Around the time I notice the sky straining with light as we finish dinner and the bees feasting on snowdrop nectar, it happens. The last onions in the crate are gathered and chopped into a curry. Last year’s garlic is almost gone, and although this season’s bulbs are proudly poking green stems taller, it will be a long time until we taste the tang of Spring garlic. And so it happens; I am digging the last row of carrots, in a bed that seemed endless only weeks ago. I am defiantly prising them from the maw of soil and the greedy glug of slugs.
As we watch yellow tips tightly wrapped in green gather on our driveway in anticipation of a golden spectacle, we are pulling crimson balls of beetroot and watching another bed empty it’s belly. Finished. The end of Harvest. The end of Winter. The so-called ‘hungry gap’ begins. The crossing of the threshold from Spring to Summer.
With all the new signs of growth it comes as a surprise that this is a season of less, not more. At least in my harvest basket. It is a time of more planting, more growing, more tending, watching and waiting. Even the watering can is getting filled again. But this is the season of less picking and eating. What is left in the garden or in our store is waning and we are waiting. New shoots in seed trays show signs of hope that it will all happen again. Yet we are faced with squishy onions and worm eaten carrots to prepare for dinner. The signs of spring are signs of hope. But hope infers waiting. So here we are again, pressing tiny seeds into dark squares of compost, while spring snows and biting winds compete with stretching evenings and balmy breezes.
It is a season of contradiction and juxtaposition as old jostles with new. Darkness and light, cold and heat, sowing and, not yet, reaping. While the outburst of growth all around makes me think it should be a time of abundance in my foodstore, it is in fact a season of reduction, at least on the surface. Under the ground there is plenty of fervent action. It seems strange that through the darkest months of winter I was harvesting more from the garden than I am now. As a relative novice to seasonal vege eating, I didn’t expect to have so much variety through Winter. Bulb fennel, carrots, beetroot, lettuce, radish, broccoli, Brussel sprouts, cabbage, spinach, rainbow chard, coriander, Jerusalem artichoke, scallions, leeks, squash, onion, garlic and of course kale all offered to our table through the winter months. Plants that had gone into a sort of stasis at late Summer’s end kept on giving fruits for our table.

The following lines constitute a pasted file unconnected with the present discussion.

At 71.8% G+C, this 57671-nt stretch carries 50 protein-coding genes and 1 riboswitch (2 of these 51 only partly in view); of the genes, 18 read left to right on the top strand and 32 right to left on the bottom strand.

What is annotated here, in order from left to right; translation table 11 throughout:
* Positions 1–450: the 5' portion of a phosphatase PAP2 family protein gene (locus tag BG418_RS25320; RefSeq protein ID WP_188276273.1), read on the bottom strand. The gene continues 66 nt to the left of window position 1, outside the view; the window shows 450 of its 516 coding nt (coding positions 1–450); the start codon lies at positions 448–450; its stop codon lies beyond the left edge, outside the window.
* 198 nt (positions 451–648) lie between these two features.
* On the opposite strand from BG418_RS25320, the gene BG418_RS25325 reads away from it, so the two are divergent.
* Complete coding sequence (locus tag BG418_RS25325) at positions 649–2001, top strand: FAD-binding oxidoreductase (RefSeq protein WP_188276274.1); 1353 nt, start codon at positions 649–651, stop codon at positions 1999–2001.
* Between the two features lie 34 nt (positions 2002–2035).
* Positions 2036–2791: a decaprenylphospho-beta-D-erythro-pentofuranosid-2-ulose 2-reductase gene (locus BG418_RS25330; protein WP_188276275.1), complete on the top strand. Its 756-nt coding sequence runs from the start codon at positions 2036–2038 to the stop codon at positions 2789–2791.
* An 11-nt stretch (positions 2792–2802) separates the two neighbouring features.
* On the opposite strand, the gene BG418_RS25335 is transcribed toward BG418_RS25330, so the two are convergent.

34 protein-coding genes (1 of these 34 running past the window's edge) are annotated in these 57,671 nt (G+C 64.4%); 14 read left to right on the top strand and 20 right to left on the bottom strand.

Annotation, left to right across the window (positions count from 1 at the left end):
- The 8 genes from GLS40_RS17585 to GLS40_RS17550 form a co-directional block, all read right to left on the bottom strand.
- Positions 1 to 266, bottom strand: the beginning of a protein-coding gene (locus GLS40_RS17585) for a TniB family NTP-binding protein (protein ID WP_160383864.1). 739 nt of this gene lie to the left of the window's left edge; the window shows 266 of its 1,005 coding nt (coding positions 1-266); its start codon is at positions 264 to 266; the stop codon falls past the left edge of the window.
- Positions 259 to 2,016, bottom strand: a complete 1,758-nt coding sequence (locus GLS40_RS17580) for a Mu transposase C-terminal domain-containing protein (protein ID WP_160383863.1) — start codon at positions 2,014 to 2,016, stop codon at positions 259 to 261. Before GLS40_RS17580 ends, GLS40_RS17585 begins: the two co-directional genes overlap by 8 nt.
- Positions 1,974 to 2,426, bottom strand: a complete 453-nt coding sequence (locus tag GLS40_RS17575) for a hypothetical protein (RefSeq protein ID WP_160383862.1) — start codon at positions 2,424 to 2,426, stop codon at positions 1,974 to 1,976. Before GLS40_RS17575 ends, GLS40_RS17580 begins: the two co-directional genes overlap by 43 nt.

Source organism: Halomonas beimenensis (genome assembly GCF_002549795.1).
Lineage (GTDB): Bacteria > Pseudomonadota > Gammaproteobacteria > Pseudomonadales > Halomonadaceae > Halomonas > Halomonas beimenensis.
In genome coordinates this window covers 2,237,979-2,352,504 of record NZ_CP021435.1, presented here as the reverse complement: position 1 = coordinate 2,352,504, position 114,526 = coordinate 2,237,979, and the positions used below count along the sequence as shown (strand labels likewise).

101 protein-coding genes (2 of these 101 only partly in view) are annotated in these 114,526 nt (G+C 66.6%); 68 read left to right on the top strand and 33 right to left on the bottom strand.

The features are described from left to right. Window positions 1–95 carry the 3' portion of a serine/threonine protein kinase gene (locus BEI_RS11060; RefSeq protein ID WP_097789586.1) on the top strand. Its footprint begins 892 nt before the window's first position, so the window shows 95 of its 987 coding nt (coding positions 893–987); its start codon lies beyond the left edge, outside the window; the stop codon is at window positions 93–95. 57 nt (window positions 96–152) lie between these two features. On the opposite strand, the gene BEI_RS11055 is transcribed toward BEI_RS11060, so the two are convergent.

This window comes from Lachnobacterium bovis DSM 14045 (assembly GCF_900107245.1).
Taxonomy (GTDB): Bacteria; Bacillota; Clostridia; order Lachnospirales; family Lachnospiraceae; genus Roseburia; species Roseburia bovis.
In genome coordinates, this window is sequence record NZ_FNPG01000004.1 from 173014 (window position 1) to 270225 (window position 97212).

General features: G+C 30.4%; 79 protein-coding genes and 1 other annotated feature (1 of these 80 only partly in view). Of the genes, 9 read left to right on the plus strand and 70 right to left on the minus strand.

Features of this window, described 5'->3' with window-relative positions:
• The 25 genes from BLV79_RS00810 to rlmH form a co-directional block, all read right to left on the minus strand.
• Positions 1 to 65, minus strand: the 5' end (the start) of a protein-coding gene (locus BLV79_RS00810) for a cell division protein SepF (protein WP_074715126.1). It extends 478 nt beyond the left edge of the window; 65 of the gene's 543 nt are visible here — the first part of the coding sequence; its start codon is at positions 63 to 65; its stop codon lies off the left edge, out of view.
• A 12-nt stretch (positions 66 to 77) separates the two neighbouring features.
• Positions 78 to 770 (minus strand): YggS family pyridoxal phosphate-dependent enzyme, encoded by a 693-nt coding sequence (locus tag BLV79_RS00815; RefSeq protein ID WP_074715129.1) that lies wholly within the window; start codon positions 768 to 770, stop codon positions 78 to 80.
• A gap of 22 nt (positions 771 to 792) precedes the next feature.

It seems to me that there is a sort of grace about Winter. We get a whole lot more than we give during that season of hibernation. True, we have laboured long and hard to get those plants in the ground growing through Spring and thriving through Summer. As Autumn shelters the soil with a layer of leaf mulch and we withdraw from the ardent garden rhythms of Summer months, we might expect the garden to do the same. Yet, there is a continuity of provision that feels gracious, perhaps because of a lack of expectation of anything more in return. I always feel a deep sense of favour when my Winter visits to the garden involve taking without giving. In Summer I feel that I have earned the right, through the soil beneath my nails, to every green bean, carrot and tomato gathered. In Winter I can only feel gratitude as a recipient of benediction. As the carrot bed is cleared, I can accept that the soil on my spade has returned more to me than I could have asked.
As new buds form on trees, it is time for the last vestments of the harvest season to be shed, making way for new seeds. Out with the old, in with the new. So here we are again, knowing that there is a reason for this season of waiting. We know, because we have been here before. We hope for harvest. When we sow, we trust for growth. And, as we wait for the season of abundance again, there are always new ways to eat spinach and kale.